The Other Side of the "Us" Line
So Jesus is gathering his first disciples. Andrew hears John the Baptist point out the Christ and rushes off to find his brother Peter. Then Jesus calls Philip, who is on board and excitedly goes to his friend Nathanael, telling him he's found the one they've been waiting for since Moses.
"It's Jesus of Nazareth, the son of Joseph."
"Nazareth?" cuts in Nathanael, skeptical. "Can anything good come from Nazareth?"
The Bible doesn't explain how deep-seeded Nathanael's prejudice goes. Is he joking or is he bigoted? What it does say is that Philip, Andrew and Peter--who were called by Jesus just before this--were all from the town of Bethsaida, which was almost 20 miles from Nazareth. Later we find out that Nathanael is from Cana, just the next town over from Jesus' hometown. Could it be that Nathanael had had a few negative run-ins with "those Nazarenes"? Maybe he's been cheated out of a couple business deals, or maybe he just doesn't like the way they talk. Then again, perhaps he hasn't had many dealings with them. His assumptions could be inherited, passed down from his family or his hometown culture. Either way, Nathanael has internalized a prejudice that makes him unbelieving of a Nazarene Messiah.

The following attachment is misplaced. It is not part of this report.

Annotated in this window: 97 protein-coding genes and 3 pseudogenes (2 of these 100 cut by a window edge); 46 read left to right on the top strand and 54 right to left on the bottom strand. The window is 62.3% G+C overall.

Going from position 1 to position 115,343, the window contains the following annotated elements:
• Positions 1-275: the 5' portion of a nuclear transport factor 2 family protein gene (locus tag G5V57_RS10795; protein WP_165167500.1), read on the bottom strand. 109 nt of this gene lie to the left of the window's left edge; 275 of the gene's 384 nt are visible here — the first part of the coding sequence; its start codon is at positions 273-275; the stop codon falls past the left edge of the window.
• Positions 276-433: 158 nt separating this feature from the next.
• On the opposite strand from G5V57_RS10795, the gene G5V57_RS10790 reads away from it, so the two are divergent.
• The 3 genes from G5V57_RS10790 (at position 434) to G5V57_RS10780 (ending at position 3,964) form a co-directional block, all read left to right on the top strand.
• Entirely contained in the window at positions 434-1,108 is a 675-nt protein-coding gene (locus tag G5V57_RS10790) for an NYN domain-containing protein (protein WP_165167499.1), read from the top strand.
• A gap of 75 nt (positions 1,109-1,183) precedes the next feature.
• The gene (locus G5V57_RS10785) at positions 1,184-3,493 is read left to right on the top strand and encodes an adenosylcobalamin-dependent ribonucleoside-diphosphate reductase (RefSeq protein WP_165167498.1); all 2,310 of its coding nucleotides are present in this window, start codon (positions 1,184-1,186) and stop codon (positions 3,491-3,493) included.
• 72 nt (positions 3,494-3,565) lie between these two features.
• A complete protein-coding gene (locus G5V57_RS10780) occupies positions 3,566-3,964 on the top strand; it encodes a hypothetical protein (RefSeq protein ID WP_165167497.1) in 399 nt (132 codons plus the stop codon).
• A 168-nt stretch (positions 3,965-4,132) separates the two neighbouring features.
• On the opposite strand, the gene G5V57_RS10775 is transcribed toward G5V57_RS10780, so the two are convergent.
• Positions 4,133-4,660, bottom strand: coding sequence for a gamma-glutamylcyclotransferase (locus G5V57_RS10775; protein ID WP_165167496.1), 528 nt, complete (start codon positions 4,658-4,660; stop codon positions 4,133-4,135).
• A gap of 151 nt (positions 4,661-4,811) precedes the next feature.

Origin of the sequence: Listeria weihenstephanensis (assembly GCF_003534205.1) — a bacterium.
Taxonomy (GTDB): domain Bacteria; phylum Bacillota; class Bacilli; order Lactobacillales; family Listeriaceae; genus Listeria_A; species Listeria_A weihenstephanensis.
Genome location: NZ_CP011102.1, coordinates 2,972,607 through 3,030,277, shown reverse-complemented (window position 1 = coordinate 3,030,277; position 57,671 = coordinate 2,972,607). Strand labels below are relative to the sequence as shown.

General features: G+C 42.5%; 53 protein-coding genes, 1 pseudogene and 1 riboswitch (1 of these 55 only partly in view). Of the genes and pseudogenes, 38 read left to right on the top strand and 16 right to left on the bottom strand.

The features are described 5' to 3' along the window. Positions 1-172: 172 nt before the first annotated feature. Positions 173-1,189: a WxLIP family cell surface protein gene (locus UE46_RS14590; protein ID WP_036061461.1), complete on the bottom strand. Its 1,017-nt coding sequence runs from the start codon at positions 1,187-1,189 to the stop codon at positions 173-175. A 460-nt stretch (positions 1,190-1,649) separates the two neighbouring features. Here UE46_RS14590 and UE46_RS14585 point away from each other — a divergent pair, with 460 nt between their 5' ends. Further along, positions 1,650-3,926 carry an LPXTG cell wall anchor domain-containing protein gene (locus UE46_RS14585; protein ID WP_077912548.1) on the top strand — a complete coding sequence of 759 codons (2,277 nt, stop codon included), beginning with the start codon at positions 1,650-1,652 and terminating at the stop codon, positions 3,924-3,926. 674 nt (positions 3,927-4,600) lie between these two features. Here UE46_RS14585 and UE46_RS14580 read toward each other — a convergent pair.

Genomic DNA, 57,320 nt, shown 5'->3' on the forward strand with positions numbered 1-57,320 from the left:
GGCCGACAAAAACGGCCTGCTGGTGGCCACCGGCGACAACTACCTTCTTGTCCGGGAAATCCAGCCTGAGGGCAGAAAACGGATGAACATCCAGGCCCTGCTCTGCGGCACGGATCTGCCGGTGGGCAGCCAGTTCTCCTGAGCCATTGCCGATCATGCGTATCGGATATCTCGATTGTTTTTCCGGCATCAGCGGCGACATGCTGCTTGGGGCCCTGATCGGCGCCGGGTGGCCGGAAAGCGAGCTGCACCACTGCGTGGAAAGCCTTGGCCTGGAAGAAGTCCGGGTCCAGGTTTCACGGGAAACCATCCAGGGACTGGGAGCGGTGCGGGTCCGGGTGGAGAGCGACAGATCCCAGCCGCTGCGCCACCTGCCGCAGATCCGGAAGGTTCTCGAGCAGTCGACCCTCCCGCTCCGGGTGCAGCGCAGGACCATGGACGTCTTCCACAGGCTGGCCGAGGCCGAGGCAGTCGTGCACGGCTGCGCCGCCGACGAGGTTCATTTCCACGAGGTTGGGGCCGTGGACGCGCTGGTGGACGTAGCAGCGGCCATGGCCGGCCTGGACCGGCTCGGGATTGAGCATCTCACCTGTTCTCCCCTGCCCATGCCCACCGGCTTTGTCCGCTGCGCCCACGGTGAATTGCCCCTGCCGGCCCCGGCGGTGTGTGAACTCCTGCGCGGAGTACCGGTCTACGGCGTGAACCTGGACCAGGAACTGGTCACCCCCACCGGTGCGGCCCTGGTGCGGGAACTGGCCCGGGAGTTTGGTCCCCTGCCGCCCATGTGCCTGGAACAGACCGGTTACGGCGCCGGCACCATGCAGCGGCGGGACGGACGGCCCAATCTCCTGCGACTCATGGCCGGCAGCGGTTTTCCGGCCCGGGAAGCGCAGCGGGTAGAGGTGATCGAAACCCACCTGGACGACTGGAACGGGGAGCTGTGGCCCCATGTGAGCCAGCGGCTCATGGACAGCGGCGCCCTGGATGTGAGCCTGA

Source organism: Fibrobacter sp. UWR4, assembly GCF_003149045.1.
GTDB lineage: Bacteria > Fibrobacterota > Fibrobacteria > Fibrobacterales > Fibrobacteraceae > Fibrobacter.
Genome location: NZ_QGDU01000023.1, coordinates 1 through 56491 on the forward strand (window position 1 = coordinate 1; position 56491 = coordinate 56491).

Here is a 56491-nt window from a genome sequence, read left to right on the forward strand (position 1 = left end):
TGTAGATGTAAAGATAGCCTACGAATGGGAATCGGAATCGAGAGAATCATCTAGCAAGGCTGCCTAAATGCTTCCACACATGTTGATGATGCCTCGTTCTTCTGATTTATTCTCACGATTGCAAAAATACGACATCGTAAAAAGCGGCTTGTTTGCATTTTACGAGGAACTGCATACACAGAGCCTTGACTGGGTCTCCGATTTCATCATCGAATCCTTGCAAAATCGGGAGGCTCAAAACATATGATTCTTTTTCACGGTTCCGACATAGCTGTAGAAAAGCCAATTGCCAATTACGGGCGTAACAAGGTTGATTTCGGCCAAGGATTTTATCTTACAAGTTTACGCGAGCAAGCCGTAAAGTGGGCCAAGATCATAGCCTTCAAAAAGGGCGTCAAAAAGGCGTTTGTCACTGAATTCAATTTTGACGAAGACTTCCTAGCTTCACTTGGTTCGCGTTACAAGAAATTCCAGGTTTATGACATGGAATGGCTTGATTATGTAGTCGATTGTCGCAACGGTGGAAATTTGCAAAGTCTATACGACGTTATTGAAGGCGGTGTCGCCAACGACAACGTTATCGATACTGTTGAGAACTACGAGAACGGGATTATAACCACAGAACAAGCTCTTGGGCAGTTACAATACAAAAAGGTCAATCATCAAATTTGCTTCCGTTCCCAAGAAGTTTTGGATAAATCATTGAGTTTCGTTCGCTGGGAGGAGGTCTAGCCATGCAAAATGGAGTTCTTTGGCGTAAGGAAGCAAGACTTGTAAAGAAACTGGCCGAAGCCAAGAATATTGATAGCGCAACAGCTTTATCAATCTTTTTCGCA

It never ceases to amaze me just how many ways Jesus made himself not fit in. For a divine being who followed centuries of prophecies of his coming, he sure went out of his way to be precisely what no one expected. A baby, a refugee, a Galilean, a working man's son, a friend of sinners. Somehow he came "among us" while at the same time being just outside of where we'd like to draw the line that defines "us."
Far be it from me to presume to know why God does anything he does. But what if, by never fitting into any of our "us" boxes, Jesus is pushing us to seek him out in the groups of people different from ourselves? Like Nathanael, the kinds of people we have the most trouble with might be the ones we're close to, the one we see every day but never care to socialize with, the ones who are our neighbors. If Jesus insists on being on the other side of the "us" line, then perhaps we should be looking for him among "those people." If we find him there, I think we will also find a bit of ourselves there, too, and we'll gradually move our "us" line a little further out. One glorious day, we will look around to see that our "us" line is cast so far out that there is no "them" left. And on that day, Jesus will finally fit.
Is it possible? When Nathanael was skeptical Philip had one thing to say: "Come and see."